As you know, little G spent 17 days in the NICU viagra est il efficace. He was born at 37 weeks and 2 days, not that shy of full term. We now know his issues are related to his chromosome abnormality, but so many NICU babies don’t have genetic defects, but will experience a multitude of similar issues, simply because they didn’t make it to full term.
It was astonishing to see the itty bitty babies in the NICU born so very early – I don’t know how NICU nurses do it. Add to that so many of them were born early due to lack of prenatal care, and it is heartbreaking. So help us help them!
Daddy P, little G, sister C and I are walking for the March of Dimes this weekend, thanks to the peer pressure of a dear friend who specializes in high risk pregnancies. She was our go to resource as we learned more about G while in the hospital, and if she believes in March of Dimes, so do we!
Today was G’s 8 month vision exam with our Pediatric Optometrist. If you remember in our last visit, G was diagnosed with Delayed Vision Maturation which just means that he was delayed in his vision development but would eventually have normal vision. At the time, the Optometrist told us that she did not think that G had Cortical Vision Impairment (CVI) which is more serious and has to do with how the brain processes the images that G sees.
Well, today we got the diagnosis that he probably has CVI. I was pretty disappointed about it and Mamma C was pretty down as well. CVI means that G will have a variety of outcomes for his vision, but he will most likely never have completely “normal” vision. It also means that he will have many challenges when it comes to reading, dealing with crowds, etc…
Obviously, it wasn’t the best news, but it’s not the end of the world either. We have been encouraged to see G make progress in tracking objects and focusing on us more recently and that doesn’t seem to be plateauing or slowing down. He’s still just as smiley as ever. We’re just a bit concerned as to how he’ll be impacted by his vision impairment going forward.
The next steps for him involve getting him hooked up with vision therapy through Early Childhood Intervention (ECI).
Today was Little G’s follow up appointment with the ENT, and I went in as if I was preparing for a battle. Research papers in hand, a second opinion from a world renowned pediatric ENT, and most importantly, mother’s intuition that G CAN hear!
Well, to my surprise, there was no battle. While he was equally disappointed that the sedated ABR didn’t come back great, he also didn’t feel we needed to jump right back to a sedated procedure. He had been pressuring me for a CT scan to check the middle ear bones, and he didn’t even bring it up. (And I am whole heartedly against it at this point!)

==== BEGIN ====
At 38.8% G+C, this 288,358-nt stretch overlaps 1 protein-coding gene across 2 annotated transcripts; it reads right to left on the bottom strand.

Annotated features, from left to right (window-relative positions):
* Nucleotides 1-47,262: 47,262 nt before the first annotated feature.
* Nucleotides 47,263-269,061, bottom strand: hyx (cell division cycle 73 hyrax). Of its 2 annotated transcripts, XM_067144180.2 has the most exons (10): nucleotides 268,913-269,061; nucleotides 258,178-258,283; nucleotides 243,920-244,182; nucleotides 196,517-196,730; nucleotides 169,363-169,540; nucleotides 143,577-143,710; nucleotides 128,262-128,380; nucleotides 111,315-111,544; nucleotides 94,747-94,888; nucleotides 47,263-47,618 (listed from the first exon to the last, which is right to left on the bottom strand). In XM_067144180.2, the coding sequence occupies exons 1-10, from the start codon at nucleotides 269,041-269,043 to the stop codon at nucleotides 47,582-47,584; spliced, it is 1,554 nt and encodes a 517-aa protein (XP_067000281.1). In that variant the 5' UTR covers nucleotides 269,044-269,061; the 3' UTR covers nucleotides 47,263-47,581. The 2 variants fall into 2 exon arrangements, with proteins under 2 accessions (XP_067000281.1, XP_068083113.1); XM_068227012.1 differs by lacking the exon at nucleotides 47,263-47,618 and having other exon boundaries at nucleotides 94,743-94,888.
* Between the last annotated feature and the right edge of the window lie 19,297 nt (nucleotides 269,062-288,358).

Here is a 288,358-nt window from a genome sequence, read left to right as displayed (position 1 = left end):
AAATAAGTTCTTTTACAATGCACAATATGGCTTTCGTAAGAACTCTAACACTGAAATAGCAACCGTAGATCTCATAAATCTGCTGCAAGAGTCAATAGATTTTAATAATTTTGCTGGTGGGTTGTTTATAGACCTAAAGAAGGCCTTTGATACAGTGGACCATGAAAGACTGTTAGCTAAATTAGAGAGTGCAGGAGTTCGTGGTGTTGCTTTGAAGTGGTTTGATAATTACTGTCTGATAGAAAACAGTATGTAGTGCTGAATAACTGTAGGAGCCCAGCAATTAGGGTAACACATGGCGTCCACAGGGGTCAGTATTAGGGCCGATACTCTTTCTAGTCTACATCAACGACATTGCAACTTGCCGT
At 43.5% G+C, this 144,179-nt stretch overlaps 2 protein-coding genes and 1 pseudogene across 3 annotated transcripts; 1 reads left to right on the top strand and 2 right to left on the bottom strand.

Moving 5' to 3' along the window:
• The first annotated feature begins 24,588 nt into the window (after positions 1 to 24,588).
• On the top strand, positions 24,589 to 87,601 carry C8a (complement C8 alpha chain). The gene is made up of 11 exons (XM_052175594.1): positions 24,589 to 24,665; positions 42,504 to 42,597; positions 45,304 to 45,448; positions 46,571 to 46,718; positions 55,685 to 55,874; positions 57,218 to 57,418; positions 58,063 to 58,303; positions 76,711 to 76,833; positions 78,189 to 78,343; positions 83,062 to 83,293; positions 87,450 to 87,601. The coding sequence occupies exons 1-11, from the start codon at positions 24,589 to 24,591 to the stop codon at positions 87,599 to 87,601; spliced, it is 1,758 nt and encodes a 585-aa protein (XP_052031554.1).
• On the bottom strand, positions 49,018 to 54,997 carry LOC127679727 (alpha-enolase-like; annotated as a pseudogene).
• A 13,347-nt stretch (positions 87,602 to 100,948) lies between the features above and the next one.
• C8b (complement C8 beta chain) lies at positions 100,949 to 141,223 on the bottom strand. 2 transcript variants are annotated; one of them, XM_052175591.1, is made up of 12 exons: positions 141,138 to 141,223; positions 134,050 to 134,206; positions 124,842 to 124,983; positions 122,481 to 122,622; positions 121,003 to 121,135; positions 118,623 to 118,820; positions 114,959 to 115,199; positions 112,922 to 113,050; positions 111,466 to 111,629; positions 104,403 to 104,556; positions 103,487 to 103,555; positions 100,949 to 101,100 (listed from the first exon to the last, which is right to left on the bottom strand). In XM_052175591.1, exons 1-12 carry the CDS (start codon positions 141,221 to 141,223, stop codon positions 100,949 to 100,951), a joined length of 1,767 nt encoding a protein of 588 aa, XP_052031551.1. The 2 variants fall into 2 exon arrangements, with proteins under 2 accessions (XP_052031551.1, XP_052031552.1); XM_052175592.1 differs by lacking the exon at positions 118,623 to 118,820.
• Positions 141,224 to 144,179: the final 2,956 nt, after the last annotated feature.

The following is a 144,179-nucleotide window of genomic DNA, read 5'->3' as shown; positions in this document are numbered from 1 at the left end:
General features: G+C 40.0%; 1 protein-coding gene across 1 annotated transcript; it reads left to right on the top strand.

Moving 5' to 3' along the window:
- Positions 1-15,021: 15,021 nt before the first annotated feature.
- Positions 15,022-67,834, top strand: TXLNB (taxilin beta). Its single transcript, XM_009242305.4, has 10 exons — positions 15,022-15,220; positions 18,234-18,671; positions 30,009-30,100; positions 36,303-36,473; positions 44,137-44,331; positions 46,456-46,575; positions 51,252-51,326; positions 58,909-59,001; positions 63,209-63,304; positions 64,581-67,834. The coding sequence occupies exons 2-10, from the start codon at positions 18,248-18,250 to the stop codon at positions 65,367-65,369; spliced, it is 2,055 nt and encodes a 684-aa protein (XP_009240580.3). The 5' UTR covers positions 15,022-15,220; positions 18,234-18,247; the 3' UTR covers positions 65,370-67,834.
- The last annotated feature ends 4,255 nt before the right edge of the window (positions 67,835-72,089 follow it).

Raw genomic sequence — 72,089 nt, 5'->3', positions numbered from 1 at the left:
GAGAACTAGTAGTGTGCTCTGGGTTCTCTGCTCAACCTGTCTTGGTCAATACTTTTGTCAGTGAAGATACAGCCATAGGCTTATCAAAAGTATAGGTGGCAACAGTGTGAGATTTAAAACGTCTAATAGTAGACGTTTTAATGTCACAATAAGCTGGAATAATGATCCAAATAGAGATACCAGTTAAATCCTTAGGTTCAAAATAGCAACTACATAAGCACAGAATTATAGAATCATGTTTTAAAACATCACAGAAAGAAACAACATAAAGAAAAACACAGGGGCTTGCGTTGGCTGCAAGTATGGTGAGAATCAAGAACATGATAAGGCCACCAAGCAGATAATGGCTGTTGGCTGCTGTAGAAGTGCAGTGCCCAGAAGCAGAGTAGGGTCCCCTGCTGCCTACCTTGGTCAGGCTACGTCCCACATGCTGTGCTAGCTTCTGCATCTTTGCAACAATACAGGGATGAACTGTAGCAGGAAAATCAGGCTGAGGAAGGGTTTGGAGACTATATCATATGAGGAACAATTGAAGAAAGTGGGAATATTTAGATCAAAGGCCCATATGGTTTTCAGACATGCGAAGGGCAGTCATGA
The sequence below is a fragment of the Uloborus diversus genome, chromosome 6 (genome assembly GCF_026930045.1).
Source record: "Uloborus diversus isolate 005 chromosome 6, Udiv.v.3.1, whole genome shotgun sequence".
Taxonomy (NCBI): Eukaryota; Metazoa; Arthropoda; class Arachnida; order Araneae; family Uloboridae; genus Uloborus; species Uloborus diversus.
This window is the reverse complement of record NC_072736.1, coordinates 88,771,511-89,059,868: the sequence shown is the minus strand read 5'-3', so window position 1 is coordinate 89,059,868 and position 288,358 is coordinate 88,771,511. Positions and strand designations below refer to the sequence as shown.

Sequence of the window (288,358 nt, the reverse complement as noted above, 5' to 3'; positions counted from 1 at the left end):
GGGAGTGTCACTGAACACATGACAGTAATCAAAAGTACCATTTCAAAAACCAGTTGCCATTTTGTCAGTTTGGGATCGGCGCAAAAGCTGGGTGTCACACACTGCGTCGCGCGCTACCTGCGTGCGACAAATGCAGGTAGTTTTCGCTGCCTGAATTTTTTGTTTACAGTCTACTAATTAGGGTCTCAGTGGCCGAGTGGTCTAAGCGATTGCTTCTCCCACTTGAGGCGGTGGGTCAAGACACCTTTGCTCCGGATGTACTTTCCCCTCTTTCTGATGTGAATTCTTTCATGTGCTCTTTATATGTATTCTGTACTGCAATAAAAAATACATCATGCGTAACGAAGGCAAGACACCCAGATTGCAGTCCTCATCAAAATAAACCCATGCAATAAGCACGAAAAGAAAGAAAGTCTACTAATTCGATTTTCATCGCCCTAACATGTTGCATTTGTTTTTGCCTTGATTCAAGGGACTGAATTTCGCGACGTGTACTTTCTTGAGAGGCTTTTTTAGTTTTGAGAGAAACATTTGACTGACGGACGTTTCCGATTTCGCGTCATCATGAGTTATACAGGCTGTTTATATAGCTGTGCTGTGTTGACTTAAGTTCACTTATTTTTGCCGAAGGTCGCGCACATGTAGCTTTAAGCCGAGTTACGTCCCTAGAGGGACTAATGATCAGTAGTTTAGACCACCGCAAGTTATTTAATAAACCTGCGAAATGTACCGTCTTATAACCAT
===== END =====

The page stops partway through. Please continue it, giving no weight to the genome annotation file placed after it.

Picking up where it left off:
So, we will go back when G is a year and see what is happening. The crazy thing is, that is just a few months away!! Time is flying!
In other news, G is doing well with his therapies – he is much less “bobble head” these days when he sits, and the nanny just mentioned he keeps rolling from his side to his belly, which is a new development. He will go back to the eye doctor next week, and we are hopeful they have seen progress in his vision and we are only dealing with near sightedness. He is eating great and doesn’t make terrible gagging noises anymore, so surely that is progress! All in all, things are moving along!
I must admit, I have been feeling a little discouraged recently…now that G is 7 months, rounding up to a year, it seems to hit a little harder home how far he has to go to reach his milestones….when he was 6 months (which still rounded down!), it seemed there was all the time in the world for him to get there, and we were so hopeful he would catch up to his peers in no time. Well, here we are 7.5 months and G can’t sit by himself, roll over, babble…but he sure can smile and giggle, which is awesome. We thank God every day for his little personality which is starting to shine.
Daddy P and I started to wonder if his low muscle tone would go away or if he would be “floppy” all his life.I expressed my concerns to his physical therapist this week and she shared that there is a wide range of “normal” muscle tone, and you can see it just looking around – those folks who slouch have lower muscle tone, and those who sit super upright and stiff have high muscle tone. The important lesson is that while G has low muscle tone, it doesn’t mean he isn’t strong – strength and muscle tone don’t go hand in hand. She did some exercises with him to show his strength and prove to me his muscles do work in there, they just need to get stronger. He has come so far in these 7 months that she does feel confident he will get there. While she can’t say for sure that he will be able to sit or stand or walk, she does feel confident that he will someday.
G is interacting more with his big sis too which is awesome to watch – they played “row, row, row your boat” the other day and he was over the moon. He lights up the minute she is around, and wherever she is, he will kick and squirm trying to get to her – I know she is a huge incentive to him to get mobile, and she loves running around to keep him paying attention!
Lil G received the book “The Little Engine That Could” for Easter and I read it to him today…keeping in mind his attention span is usually a matter of seconds, he sat through that entire book giggling and kicking and wanting more. He works so very hard every single day to overcome his physical deficits, and in his own little way, he was showing me how much he knows he can do it! He is a huge inspiration and an important lesson to not take one single movement for granted. I love that little guy and can’t wait to see what his next miracle will be.